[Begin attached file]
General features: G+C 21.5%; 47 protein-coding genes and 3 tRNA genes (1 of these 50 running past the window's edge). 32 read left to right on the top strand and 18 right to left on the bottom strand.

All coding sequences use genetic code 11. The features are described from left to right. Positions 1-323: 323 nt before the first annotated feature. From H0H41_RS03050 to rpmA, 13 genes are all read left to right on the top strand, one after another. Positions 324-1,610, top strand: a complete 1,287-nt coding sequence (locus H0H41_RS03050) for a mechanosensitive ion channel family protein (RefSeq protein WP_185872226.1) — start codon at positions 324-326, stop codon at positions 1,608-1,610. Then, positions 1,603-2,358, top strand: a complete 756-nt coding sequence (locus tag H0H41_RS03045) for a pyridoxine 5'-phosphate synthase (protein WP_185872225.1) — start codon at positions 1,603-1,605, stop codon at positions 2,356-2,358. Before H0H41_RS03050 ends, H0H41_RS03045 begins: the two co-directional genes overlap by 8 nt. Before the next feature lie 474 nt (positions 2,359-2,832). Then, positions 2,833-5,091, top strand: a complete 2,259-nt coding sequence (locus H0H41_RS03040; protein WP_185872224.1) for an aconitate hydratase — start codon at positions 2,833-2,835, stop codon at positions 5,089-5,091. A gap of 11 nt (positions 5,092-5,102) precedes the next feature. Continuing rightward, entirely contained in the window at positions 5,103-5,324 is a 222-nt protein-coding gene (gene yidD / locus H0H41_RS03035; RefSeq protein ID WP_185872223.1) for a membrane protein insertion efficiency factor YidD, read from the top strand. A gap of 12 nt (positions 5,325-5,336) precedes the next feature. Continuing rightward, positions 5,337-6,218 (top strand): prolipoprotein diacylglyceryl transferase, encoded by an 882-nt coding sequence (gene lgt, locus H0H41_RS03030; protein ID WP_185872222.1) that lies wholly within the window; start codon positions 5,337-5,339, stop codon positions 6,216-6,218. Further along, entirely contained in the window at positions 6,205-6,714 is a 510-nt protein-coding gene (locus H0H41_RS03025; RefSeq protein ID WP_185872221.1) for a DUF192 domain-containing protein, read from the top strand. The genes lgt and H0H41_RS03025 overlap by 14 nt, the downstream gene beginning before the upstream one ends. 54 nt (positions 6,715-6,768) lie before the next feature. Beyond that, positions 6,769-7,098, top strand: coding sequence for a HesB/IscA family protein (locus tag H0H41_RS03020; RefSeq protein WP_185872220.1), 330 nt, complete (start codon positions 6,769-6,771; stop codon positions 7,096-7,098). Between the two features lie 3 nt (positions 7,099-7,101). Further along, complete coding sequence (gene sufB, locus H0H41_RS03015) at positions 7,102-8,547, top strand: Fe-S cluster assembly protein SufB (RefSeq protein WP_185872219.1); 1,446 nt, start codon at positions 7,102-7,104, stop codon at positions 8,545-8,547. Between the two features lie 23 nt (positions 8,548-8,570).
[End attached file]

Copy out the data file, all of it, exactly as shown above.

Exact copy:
General features: G+C 21.5%; 47 protein-coding genes and 3 tRNA genes (1 of these 50 running past the window's edge). 32 read left to right on the top strand and 18 right to left on the bottom strand.

All coding sequences use genetic code 11. The features are described from left to right. Positions 1-323: 323 nt before the first annotated feature. From H0H41_RS03050 to rpmA, 13 genes are all read left to right on the top strand, one after another. Positions 324-1,610, top strand: a complete 1,287-nt coding sequence (locus H0H41_RS03050) for a mechanosensitive ion channel family protein (RefSeq protein WP_185872226.1) — start codon at positions 324-326, stop codon at positions 1,608-1,610. Then, positions 1,603-2,358, top strand: a complete 756-nt coding sequence (locus tag H0H41_RS03045) for a pyridoxine 5'-phosphate synthase (protein WP_185872225.1) — start codon at positions 1,603-1,605, stop codon at positions 2,356-2,358. Before H0H41_RS03050 ends, H0H41_RS03045 begins: the two co-directional genes overlap by 8 nt. Before the next feature lie 474 nt (positions 2,359-2,832). Then, positions 2,833-5,091, top strand: a complete 2,259-nt coding sequence (locus H0H41_RS03040; protein WP_185872224.1) for an aconitate hydratase — start codon at positions 2,833-2,835, stop codon at positions 5,089-5,091. A gap of 11 nt (positions 5,092-5,102) precedes the next feature. Continuing rightward, entirely contained in the window at positions 5,103-5,324 is a 222-nt protein-coding gene (gene yidD / locus H0H41_RS03035; RefSeq protein ID WP_185872223.1) for a membrane protein insertion efficiency factor YidD, read from the top strand. A gap of 12 nt (positions 5,325-5,336) precedes the next feature. Continuing rightward, positions 5,337-6,218 (top strand): prolipoprotein diacylglyceryl transferase, encoded by an 882-nt coding sequence (gene lgt, locus H0H41_RS03030; protein ID WP_185872222.1) that lies wholly within the window; start codon positions 5,337-5,339, stop codon positions 6,216-6,218. Further along, entirely contained in the window at positions 6,205-6,714 is a 510-nt protein-coding gene (locus H0H41_RS03025; RefSeq protein ID WP_185872221.1) for a DUF192 domain-containing protein, read from the top strand. The genes lgt and H0H41_RS03025 overlap by 14 nt, the downstream gene beginning before the upstream one ends. 54 nt (positions 6,715-6,768) lie before the next feature. Beyond that, positions 6,769-7,098, top strand: coding sequence for a HesB/IscA family protein (locus tag H0H41_RS03020; RefSeq protein WP_185872220.1), 330 nt, complete (start codon positions 6,769-6,771; stop codon positions 7,096-7,098). Between the two features lie 3 nt (positions 7,099-7,101). Further along, complete coding sequence (gene sufB, locus H0H41_RS03015) at positions 7,102-8,547, top strand: Fe-S cluster assembly protein SufB (RefSeq protein WP_185872219.1); 1,446 nt, start codon at positions 7,102-7,104, stop codon at positions 8,545-8,547. Between the two features lie 23 nt (positions 8,548-8,570).